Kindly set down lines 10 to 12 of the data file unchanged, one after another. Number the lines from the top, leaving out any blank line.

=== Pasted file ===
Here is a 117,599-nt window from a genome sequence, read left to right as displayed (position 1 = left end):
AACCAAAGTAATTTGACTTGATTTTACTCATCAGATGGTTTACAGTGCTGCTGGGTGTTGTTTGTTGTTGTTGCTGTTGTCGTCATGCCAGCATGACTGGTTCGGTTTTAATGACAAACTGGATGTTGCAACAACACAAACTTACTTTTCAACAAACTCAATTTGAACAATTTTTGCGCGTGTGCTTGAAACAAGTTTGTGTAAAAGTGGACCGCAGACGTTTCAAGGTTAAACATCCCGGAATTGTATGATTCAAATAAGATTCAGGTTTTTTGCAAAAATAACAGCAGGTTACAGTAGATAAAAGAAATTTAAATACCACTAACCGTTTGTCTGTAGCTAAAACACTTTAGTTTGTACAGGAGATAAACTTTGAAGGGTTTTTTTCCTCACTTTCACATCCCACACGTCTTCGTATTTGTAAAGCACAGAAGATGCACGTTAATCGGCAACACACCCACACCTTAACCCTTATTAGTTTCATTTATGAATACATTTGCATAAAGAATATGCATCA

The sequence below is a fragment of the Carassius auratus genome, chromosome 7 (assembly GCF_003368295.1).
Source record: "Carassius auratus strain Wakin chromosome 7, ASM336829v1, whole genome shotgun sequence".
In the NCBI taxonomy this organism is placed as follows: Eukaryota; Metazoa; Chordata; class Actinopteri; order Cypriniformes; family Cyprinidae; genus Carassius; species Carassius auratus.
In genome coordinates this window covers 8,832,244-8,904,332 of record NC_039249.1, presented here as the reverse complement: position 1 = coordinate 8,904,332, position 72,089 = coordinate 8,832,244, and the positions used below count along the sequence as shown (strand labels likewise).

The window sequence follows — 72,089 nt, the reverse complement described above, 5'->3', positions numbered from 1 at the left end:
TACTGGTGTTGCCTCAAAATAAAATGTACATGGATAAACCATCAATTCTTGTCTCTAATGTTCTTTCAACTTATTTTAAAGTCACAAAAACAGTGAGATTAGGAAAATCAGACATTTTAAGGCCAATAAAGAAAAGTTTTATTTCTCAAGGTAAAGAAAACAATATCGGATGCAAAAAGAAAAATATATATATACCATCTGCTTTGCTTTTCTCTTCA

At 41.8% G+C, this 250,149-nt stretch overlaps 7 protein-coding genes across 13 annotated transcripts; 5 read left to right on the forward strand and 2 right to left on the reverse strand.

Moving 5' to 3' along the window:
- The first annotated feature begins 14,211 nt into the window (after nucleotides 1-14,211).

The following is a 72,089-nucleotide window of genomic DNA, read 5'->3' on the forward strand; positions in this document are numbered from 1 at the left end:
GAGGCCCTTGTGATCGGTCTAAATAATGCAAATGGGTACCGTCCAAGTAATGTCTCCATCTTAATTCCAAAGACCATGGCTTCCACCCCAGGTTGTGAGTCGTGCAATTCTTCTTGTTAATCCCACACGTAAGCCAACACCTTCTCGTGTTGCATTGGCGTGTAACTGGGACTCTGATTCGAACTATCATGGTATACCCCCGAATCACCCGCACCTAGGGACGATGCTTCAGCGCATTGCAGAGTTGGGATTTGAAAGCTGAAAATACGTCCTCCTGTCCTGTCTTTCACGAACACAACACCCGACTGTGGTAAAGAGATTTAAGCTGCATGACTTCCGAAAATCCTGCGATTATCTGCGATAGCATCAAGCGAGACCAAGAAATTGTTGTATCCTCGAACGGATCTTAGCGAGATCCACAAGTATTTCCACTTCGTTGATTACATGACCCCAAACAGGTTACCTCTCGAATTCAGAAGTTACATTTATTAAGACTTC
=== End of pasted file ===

Moving 5' to 3' along the window:
- The first annotated feature begins 14,211 nt into the window (after nucleotides 1-14,211).

The following is a 72,089-nucleotide window of genomic DNA, read 5'->3' on the forward strand; positions in this document are numbered from 1 at the left end: